The national media came and went with the riots in Baltimore, taking with it a call for action for criminal justice reform. The roots of the unrest and reasons behind the protests continue to be ignored. The Justice Department's review and pledges of community investment are quick fixes that gloss over entrenched systemic problems. As a public defender of nearly 11 years, I know it too well. Inequality in the courts and the complacency surrounding police misconduct need to be directly addressed. Just look to the handling of the Freddie Gray murder case and the permissible secrecy behind internal investigations of cops as instant evidence of these ongoing problems.
The special treatment of the six officers charged in the in-custody death of Freddie Gray highlights the inequities of the justice system in Baltimore and the country. A judge has been specially assigned to the case one month after the indictment. It normally takes the average defendant about six months after indictment to "qualify" for an assigned judge, but it's still a crap shoot as to whether you'll get one. If not, you wait in the line of hundreds of defendants vying for the availability of roughly eight judges.
Having a personal judge, the officers' pretrial motions can be heard promptly and early, unlike regular defendants, who can languish in jail for over a year only to get to preliminary matters on the day of trial. These motions, which often take just several hours to hear, can result in a dismissal, so the sooner they're heard, the better. The Gray officers, who have pleaded not guilty, have managed to sidestep a clogged system for their own fast track.
Additionally, the Freddie Gray prosecution team has turned over trial evidence within court deadlines. In my experience, most other defendants receive such discovery late — often on the day of trial — without so much as a reprimand from a judge for the prosecution's tardy delivery. Sure, you can have a postponement to prepare, but you have to wait two more months in jail and get back in line for a trial.
Ex-Bishop Heather Cook, who has been charged in the vehicular death of a Baltimore bicyclist, has received similar treatment in court. Both the officers and Ms. Cook got far off trial dates (October and September respectively) unavailable to regular defendants, who are restricted to a two-month postponement. Longer time periods before trial dates are an advantage, especially when you fight your case from the comfort of home and can help your attorney prepare a proper defense. Indigent defendants, meanwhile, sit in jail pretrial on excessive, unattainable bails for lesser offenses with fingers crossed, hoping the stars will align so they can begin trial, but too often get forced into guilty pleas. Look at the protester bails, some of which actually exceed that of the officers charged in Freddie Gray's death. The logic is so warped it's mind numbing. Special treatment evokes favoritism and unfairness.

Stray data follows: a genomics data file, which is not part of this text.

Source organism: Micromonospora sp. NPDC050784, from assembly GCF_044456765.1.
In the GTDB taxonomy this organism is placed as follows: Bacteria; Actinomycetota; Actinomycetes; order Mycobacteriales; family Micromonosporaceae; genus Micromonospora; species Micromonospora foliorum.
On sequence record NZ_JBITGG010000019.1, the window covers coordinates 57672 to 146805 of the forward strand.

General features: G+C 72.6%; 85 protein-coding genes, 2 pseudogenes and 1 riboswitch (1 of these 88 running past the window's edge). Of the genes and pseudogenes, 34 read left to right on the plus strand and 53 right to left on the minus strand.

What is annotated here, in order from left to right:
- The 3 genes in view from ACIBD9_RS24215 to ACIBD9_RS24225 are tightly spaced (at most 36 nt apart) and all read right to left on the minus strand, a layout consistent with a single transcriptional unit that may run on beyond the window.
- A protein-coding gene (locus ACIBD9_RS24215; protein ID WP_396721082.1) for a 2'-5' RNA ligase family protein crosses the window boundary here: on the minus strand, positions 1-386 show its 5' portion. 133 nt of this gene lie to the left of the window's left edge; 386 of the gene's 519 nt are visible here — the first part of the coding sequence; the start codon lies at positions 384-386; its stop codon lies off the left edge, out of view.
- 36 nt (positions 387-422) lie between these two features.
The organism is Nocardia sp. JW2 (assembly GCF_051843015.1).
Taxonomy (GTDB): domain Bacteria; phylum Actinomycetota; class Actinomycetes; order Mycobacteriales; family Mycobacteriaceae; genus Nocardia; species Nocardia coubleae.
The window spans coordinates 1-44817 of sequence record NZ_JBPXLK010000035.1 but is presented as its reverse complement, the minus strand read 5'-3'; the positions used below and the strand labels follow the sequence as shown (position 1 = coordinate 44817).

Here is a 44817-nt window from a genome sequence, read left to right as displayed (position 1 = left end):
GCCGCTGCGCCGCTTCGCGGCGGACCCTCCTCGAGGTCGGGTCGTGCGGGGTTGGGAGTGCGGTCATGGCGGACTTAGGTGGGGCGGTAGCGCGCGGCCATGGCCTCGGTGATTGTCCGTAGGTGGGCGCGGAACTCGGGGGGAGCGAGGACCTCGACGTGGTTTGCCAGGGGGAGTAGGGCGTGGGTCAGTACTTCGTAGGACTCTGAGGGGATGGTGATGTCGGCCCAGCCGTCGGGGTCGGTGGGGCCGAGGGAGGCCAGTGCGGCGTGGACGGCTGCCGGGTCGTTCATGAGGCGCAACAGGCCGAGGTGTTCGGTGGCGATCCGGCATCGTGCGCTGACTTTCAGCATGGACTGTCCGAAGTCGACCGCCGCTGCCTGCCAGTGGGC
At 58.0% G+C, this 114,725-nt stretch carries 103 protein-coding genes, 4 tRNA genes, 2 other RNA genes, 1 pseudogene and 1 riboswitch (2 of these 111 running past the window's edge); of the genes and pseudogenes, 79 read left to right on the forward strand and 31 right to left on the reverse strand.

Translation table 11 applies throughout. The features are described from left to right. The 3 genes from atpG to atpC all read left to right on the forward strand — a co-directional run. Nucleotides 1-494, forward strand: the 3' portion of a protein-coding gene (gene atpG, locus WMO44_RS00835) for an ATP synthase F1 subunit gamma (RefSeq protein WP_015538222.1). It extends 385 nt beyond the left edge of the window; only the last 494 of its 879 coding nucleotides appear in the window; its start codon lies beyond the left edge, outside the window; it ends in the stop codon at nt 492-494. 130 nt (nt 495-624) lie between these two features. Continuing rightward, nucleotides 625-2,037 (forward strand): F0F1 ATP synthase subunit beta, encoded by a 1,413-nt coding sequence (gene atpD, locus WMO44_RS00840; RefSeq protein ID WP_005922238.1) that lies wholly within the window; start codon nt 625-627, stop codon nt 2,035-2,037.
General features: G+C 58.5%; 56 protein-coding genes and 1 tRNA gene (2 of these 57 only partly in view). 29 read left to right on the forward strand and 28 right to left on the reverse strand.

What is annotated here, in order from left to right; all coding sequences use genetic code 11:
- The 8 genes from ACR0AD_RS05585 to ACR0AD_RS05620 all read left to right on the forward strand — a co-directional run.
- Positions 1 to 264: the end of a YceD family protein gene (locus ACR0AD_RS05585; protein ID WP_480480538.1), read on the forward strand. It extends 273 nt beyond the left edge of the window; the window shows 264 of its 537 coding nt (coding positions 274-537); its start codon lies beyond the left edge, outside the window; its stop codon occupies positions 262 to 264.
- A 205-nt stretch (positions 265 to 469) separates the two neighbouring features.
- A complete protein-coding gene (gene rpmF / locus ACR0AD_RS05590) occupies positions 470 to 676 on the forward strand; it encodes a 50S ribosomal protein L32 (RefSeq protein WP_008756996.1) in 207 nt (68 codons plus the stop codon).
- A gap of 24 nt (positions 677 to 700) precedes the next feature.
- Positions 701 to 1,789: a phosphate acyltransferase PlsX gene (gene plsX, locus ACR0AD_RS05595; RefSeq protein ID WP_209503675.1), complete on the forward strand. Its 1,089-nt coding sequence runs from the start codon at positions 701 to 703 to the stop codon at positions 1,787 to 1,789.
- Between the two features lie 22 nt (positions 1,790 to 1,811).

The lopsided nature of the justice system also shines through the delicate handling of police department Internal Investigation Division (IID) records on cops. As defense attorneys, we need these records to challenge testimony of corrupt and questionable officers when they accuse our clients. A cop's credibility is on the line — as is a defendant's liberty. Normally, state prosecutors give us a "heads up" when an officer may have an issue, so we can file requests to get the cop's records. Never does the state just hand them over. They protect the cops as do the city's attorneys, no matter the officer's history. State prosecutors argue that not all IID issues concern credibility and the city considers the records private personnel matters. The state has all but stopped giving us notice as to obvious problem officers. One officer has racked up nearly $200,000 in lawsuit settlements from his "work." Another was previously suspended for misconduct. A third was found by a civil jury to have falsely imprisoned someone. The state defends these and all cops, always arguing against the disclosure of IID investigations to preserve their untouchable witnesses.
Of course, the court could force the state to turn over the records for inspection, as federal judges are currently doing, but rare is that occurrence. The funny thing is that we know what the records say. We know what problem cops have done. Judges, though, think that to ask probative questions at trial, we first need documentation. They seem to be forgetting the basic right to challenge your accuser. Plus, allowing disclosure would force cops to change their behavior through exposure.
Injustices like these occur every day in the courts. Change might not come overnight, but it already seems like we're letting up on our promises to improve the system, face inequality and combat police misconduct. We cannot be led astray.
Todd Oppenheim is an assistant public defender in the Baltimore City Felony Trial unit. His email is email@example.com.